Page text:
Saturday, 15 April 2017

The Essex Serpent

Wow, I've been held in a trance!  I have read this book in less than two days and I have loved every minute of not being able to sleep or do anything much else, but enjoy this.   It helped that I ordered it from Bicester library and got a beautiful hardback copy. I always knew I wanted to read a massive hardback version of this book as I just love the cover.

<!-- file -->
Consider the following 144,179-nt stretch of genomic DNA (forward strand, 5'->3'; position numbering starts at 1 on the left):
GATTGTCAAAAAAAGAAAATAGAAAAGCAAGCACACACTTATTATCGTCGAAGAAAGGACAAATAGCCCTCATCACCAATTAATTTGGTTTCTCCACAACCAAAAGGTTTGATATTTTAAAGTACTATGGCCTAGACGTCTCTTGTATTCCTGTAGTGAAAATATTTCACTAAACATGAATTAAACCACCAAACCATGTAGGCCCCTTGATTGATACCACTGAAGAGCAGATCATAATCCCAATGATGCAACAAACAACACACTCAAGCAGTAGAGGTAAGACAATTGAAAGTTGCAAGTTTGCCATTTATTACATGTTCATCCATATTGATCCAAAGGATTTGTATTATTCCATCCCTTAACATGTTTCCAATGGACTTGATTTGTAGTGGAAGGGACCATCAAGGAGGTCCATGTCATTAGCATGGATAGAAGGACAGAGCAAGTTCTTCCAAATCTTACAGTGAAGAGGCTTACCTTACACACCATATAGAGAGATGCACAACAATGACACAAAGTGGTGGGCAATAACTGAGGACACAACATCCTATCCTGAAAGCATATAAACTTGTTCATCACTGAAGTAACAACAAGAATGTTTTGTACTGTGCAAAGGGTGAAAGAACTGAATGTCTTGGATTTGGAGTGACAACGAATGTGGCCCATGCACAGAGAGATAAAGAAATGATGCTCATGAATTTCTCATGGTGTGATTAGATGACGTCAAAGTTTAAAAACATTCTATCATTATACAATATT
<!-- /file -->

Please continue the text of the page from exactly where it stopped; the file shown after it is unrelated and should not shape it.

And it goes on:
Weirdly , I have not been able to enjoy reading for almost a year now and I'm so glad that the spell was well and truely broken this weekend. 
This book was my perfect mix: science, religion, witchcraft,  the idea of freedom, poverty, love, friendship, magical  realism and the amazing natural world all mixed up into a story set in Essex and London in 1893. I can't really describe it apart from I thought it was really beautiful and rather strange. Unsettling and totally brilliant.